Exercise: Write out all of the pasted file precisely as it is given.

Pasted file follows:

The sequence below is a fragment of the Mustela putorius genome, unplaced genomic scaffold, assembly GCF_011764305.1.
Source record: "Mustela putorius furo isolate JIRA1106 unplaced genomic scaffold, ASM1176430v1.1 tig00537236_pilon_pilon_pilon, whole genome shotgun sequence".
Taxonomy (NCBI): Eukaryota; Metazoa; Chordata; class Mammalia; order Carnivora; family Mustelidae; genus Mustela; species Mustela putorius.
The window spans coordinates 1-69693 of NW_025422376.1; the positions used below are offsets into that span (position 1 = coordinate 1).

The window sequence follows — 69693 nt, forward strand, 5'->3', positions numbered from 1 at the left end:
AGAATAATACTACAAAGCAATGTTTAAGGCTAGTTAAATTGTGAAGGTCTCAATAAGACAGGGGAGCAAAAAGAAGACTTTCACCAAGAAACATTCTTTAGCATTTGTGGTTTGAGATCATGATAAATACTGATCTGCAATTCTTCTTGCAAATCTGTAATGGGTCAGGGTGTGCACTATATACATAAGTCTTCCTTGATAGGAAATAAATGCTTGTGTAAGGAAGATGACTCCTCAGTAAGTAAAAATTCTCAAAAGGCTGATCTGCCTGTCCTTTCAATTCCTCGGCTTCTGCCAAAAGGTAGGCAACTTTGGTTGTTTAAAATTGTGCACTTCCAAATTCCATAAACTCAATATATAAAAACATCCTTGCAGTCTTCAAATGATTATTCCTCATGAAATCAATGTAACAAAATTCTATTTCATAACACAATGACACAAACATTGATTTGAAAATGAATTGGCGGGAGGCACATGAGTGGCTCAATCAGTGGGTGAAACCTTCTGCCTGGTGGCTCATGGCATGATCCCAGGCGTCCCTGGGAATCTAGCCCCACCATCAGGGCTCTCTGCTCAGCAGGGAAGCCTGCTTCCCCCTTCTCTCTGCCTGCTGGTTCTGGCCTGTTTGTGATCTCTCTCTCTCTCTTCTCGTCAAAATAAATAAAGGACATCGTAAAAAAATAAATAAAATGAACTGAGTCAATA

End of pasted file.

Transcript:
The sequence below is a fragment of the Mustela putorius genome, unplaced genomic scaffold, assembly GCF_011764305.1.
Source record: "Mustela putorius furo isolate JIRA1106 unplaced genomic scaffold, ASM1176430v1.1 tig00537236_pilon_pilon_pilon, whole genome shotgun sequence".
Taxonomy (NCBI): Eukaryota; Metazoa; Chordata; class Mammalia; order Carnivora; family Mustelidae; genus Mustela; species Mustela putorius.
The window spans coordinates 1-69693 of NW_025422376.1; the positions used below are offsets into that span (position 1 = coordinate 1).

The window sequence follows — 69693 nt, forward strand, 5'->3', positions numbered from 1 at the left end:
AGAATAATACTACAAAGCAATGTTTAAGGCTAGTTAAATTGTGAAGGTCTCAATAAGACAGGGGAGCAAAAAGAAGACTTTCACCAAGAAACATTCTTTAGCATTTGTGGTTTGAGATCATGATAAATACTGATCTGCAATTCTTCTTGCAAATCTGTAATGGGTCAGGGTGTGCACTATATACATAAGTCTTCCTTGATAGGAAATAAATGCTTGTGTAAGGAAGATGACTCCTCAGTAAGTAAAAATTCTCAAAAGGCTGATCTGCCTGTCCTTTCAATTCCTCGGCTTCTGCCAAAAGGTAGGCAACTTTGGTTGTTTAAAATTGTGCACTTCCAAATTCCATAAACTCAATATATAAAAACATCCTTGCAGTCTTCAAATGATTATTCCTCATGAAATCAATGTAACAAAATTCTATTTCATAACACAATGACACAAACATTGATTTGAAAATGAATTGGCGGGAGGCACATGAGTGGCTCAATCAGTGGGTGAAACCTTCTGCCTGGTGGCTCATGGCATGATCCCAGGCGTCCCTGGGAATCTAGCCCCACCATCAGGGCTCTCTGCTCAGCAGGGAAGCCTGCTTCCCCCTTCTCTCTGCCTGCTGGTTCTGGCCTGTTTGTGATCTCTCTCTCTCTCTTCTCGTCAAAATAAATAAAGGACATCGTAAAAAAATAAATAAAATGAACTGAGTCAATA